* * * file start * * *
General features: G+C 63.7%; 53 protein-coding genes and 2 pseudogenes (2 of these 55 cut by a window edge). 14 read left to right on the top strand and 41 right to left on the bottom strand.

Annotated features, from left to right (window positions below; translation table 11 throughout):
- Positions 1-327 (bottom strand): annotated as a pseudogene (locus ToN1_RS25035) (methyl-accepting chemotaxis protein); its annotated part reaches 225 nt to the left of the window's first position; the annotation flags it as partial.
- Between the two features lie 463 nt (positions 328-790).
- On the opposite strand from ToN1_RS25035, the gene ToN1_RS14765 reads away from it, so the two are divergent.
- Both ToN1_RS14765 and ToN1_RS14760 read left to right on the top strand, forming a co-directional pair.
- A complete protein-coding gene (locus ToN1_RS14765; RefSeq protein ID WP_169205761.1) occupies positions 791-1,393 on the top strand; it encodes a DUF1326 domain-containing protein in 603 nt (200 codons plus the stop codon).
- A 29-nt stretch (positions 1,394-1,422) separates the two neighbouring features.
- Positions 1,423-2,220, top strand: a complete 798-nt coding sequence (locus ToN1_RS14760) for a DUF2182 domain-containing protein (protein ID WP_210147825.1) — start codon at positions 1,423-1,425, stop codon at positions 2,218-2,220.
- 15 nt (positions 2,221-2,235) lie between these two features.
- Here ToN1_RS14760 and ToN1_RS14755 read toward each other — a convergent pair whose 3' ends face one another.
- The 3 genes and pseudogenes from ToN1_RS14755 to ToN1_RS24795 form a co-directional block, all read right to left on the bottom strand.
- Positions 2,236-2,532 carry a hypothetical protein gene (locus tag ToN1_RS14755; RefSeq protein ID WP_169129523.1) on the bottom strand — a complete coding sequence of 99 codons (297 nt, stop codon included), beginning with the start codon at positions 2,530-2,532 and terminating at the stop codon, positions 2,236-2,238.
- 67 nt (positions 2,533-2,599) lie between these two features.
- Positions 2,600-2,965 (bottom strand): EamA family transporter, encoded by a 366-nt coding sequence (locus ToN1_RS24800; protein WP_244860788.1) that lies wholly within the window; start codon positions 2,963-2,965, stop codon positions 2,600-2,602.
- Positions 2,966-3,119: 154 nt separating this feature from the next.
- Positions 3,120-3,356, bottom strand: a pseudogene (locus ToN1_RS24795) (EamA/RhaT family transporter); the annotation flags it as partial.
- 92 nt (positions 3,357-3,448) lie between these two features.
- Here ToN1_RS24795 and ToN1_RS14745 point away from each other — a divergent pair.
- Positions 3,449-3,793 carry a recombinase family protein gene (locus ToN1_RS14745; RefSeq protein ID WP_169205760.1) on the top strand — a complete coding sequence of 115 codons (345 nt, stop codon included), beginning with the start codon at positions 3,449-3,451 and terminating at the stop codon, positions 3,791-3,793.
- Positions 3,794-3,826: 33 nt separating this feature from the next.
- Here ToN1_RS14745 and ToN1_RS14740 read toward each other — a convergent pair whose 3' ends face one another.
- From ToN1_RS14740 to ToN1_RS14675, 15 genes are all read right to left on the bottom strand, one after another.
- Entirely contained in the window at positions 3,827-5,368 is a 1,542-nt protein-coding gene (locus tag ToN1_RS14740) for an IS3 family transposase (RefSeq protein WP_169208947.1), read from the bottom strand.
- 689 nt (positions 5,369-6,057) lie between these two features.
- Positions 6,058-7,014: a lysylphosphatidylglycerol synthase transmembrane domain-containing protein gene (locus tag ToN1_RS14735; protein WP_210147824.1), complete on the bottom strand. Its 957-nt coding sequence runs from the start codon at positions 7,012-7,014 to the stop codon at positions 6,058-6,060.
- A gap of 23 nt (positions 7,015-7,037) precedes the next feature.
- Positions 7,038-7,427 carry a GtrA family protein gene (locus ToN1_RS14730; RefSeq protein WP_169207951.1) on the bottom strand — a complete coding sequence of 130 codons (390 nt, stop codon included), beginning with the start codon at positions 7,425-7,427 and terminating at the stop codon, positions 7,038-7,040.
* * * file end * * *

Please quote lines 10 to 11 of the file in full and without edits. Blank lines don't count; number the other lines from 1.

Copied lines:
- 15 nt (positions 2,221-2,235) lie between these two features.
- Here ToN1_RS14760 and ToN1_RS14755 read toward each other — a convergent pair whose 3' ends face one another.